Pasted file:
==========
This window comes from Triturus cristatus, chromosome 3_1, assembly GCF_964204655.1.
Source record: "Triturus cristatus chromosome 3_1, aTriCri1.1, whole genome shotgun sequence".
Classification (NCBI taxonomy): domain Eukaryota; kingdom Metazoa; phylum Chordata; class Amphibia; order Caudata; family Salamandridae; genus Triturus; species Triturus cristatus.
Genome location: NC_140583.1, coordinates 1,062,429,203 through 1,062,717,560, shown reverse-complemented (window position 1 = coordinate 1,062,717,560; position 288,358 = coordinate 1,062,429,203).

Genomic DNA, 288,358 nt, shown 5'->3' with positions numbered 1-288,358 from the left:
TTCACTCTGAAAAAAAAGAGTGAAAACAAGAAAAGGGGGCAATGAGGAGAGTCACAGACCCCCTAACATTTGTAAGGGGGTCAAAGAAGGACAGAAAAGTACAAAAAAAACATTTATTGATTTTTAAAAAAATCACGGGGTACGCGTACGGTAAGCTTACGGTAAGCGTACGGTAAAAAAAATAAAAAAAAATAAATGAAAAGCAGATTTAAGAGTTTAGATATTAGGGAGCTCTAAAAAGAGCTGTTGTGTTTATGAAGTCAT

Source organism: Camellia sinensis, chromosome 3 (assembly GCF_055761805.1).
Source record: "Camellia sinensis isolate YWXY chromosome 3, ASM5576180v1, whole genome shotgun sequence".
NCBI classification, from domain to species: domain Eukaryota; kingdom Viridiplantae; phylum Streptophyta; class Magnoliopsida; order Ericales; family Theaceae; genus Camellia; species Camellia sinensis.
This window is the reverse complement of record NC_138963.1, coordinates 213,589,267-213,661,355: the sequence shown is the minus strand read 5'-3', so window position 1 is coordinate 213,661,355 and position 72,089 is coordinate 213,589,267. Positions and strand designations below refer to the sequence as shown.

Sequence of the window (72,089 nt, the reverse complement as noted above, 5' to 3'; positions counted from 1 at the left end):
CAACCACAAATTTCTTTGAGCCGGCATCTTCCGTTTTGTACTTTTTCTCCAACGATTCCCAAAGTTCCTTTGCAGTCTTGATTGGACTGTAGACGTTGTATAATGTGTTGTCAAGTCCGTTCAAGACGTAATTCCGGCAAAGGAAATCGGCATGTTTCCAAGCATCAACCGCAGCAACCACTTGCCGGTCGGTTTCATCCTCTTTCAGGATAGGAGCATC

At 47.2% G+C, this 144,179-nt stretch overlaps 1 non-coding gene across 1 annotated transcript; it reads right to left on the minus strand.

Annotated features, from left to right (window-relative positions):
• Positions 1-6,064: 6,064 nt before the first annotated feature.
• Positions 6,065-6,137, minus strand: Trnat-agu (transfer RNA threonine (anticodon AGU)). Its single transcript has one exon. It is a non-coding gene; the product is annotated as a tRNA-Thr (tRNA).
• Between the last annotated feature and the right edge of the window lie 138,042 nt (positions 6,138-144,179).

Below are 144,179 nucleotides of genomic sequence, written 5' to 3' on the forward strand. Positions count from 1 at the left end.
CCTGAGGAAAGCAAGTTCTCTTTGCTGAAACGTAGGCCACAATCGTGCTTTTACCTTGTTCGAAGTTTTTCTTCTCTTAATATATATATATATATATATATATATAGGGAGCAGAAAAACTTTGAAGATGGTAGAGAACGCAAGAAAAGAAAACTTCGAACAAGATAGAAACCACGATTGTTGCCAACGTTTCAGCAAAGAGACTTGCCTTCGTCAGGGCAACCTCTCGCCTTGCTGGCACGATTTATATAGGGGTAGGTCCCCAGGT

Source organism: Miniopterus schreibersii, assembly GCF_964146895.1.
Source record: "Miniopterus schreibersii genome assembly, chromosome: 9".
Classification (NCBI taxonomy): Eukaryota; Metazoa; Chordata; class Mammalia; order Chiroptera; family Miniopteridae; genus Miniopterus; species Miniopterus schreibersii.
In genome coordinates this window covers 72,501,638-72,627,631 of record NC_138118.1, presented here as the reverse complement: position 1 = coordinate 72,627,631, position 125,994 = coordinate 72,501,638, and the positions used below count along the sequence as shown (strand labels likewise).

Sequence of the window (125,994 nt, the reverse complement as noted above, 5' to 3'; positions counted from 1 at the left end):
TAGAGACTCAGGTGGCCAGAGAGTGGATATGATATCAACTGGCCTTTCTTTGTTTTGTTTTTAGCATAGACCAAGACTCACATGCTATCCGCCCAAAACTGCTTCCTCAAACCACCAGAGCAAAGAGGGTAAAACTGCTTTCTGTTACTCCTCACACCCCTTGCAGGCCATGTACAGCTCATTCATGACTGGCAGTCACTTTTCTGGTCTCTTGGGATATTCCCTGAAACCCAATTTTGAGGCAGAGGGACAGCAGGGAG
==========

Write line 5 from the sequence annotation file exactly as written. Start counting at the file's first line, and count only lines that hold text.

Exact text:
Genomic DNA, 288,358 nt, shown 5'->3' with positions numbered 1-288,358 from the left: